Unlike other sports, there is no intrinsic need for Cricket to introduce tactical substitutions. However, the least that needs to be done – and there should be no debate surrounding this – is allow teams to swap or substitute players – with a like-for-like replacement – when a player part of the original XI injures himself/ herself to the extent that he/she will be able to take no further part in the game. By doing so, apart from ensuring that one side is not forcibly punished and handicapped despite being innocent, the integrity of the game will also be maintained, as, unlike the current ru
e which preposterously tilts the balance in favour of one team, parity will be restored.
Concussion substitutes were prudently introduced with an eye on safety and the long-term well-being of players, yet by constantly turning a blind eye to the possibility of bringing in injury substitutes, the ICC are directly endorsing a compromise in the integrity of matches. It is truly absurd that, by the current rule, teams hit with injuries are being forced to play with a man disadvantage. While this is yet a crisis manageable in ODIs and T20Is, where the duration of the matches is no more than one day, to force teams to play with a man short in Test cricket, across five days, is cruel, unreasonable, unjust, and unacceptable.
While there will be the argument that the plethora of injuries – mainly muscle – we currently are witnessing is largely due to players’ body not being ready and rigid due to lockdown, there has been enough evidence across the past three years to suggest that cricketers, particularly bowlers, are always suscept to pulling a hamstring or tearing a muscle or twisting an ankle in the midst of a game. Josh Hazlewood, Bhuvneshwar Kumar, Shardul Thakur, and James Anderson have all, in the past two years, prematurely exit games due to muscle issues, and there have been myriad other instances where non-head related physical injuries have cut the participation of players short. In all these instances teams were forced to play with 10 players + a substitute fielder. This needs to change.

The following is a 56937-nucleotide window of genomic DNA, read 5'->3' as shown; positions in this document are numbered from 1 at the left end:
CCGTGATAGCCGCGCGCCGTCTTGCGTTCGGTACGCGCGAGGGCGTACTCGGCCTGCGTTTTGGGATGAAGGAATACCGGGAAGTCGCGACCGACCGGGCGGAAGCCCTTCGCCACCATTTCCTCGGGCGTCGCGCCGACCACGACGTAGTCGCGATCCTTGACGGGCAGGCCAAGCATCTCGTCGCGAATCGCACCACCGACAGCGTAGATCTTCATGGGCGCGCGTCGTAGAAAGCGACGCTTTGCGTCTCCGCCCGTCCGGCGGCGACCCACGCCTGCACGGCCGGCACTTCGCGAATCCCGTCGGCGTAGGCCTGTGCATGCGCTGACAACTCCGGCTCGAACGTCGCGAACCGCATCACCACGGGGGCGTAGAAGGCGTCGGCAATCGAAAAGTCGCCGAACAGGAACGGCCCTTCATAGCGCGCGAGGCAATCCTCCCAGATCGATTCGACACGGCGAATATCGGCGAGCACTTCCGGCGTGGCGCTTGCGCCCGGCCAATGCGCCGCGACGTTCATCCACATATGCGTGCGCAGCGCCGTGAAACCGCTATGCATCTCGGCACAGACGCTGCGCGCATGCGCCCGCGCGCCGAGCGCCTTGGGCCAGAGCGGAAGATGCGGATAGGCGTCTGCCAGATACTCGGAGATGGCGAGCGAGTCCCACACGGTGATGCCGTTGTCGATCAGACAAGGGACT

The fix is simple: the moment a player is deemed ‘unfit’ to carry on for the rest of the game, the officials need to allow the injury-struck side to replace him/her with a like-for-like cricketer. The injury replacement will then complete the rest of the game – basically, a concussion substitute with a different name.
The obvious questions will, of course, pop up.. “What if teams misuse this rule? What if teams fake player injuries so that they can replace him with a better, fresher player?”. Indeed, the possibility of teams working their way around the rule cannot be ruled out. But then again, no new rule can and will be perfect. It needs to be first implemented, experimented with, after which the results will need to be extracted and analyzed. Even the DRS, when it was first introduced 12 years ago, was far from perfect. Yet more and more improvements were made with time, thanks to inputs from teams and players. Ultimately, even if a team or two manages to misuse the rule, it will still do more good than harm, for the existing regulations have been killing sides, and in turn the sport.
Right from scrapping the boundary-countback rule to giving the authority to third umpires to call no-balls, the ICC have been reactive with their rule changes in recent times. If they were waiting for disaster to strike, it just did in Centurion, where the Lankans have been falling like a pack of cards. Maybe, just maybe after one more reactionary rule change, we will finally be able to read and interpret scorecards as they are, without giving an ounce of importance to the context.